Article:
The Indian Health Service Tribal Self-Governance Advisory Committee’s National Indian Health Outreach & Education project is pleased to present the following Self-Governance success stories on the positive impacts of  enrollment of Tribal members in the Marketplace.  These Tribes and Tribal Organizations have successfully used provisions of the Patient Protection and Affordable Care Act (ACA) to maximize health care availability and quality in their communities.

We hope that you will find these stories uplifting and perhaps will discover helpful examples that can be replicated in your own communities.  We encourage you to share these stories by including any of the following press releases and photos in your Tribal newsletters and local newspapers in your area.  To obtain a copy of the press release, please click on the links below for a Word version of the story and black and white photos.  You can also use a color version for any copies that you would like to make.

We extend our sincere thanks to the following Tribes and Tribal organizations for sharing these heartfelt stories with us.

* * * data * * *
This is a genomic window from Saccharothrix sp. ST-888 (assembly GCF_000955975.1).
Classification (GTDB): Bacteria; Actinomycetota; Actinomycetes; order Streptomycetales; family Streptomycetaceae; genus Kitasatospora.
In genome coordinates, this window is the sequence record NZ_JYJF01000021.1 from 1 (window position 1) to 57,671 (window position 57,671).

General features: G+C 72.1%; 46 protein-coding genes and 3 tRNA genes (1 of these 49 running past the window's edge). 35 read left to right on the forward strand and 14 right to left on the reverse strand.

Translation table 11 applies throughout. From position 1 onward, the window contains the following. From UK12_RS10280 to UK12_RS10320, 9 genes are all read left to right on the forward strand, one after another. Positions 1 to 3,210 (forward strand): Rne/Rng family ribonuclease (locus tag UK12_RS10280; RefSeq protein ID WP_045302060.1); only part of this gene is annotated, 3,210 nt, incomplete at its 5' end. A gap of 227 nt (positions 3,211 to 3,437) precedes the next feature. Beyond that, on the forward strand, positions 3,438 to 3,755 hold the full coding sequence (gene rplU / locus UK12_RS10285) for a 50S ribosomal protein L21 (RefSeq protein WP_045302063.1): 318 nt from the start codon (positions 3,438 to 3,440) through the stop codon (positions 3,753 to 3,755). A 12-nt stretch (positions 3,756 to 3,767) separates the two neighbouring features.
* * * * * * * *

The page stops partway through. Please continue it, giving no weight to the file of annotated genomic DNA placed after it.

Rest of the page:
Chickasaw Nation expands health campus thanks to partnership with Indian Health Service

Ada, Oklahoma

The Chickasaw Nation, headquartered in Ada, Oklahoma, is economically strong, culturally vibrant and full of energetic people dedicated to the preservation of family, community and heritage. The Chickasaw Nation was among the first of several Tribes to embark on Tribal Self-Governance beginning in 1994. Being Chickasaw myself, I was particularly excited to sit down with some of the brightest minds the tribe has to offer to better understand the ways in which Tribal Self-Governance combined with the Affordable Care Act/Indian Health Care Improvement Act (ACA/IHCIA) has made a positive impact for the Nation and advanced health care for its’ citizens.

Melissa Gower, Senior Advisor & Policy Analyst, has seen the evolution of the Chickasaw Nation Medical System from its humble beginnings into the complex campus it has become today. “When we compacted (under Self-Governance) in 1994, it was a small, tiny hospital run by the Indian Health Service (IHS). Today, we have a medical center campus. It’s amazing to go from this ‘little bitty building’ under IHS to what the tribe has today, a whole medical campus with a huge new hospital. The majority of our facilities have been built under the joint venture construction program because the tribe put up the money to do it. None of it would have been possible without Self-Governance.”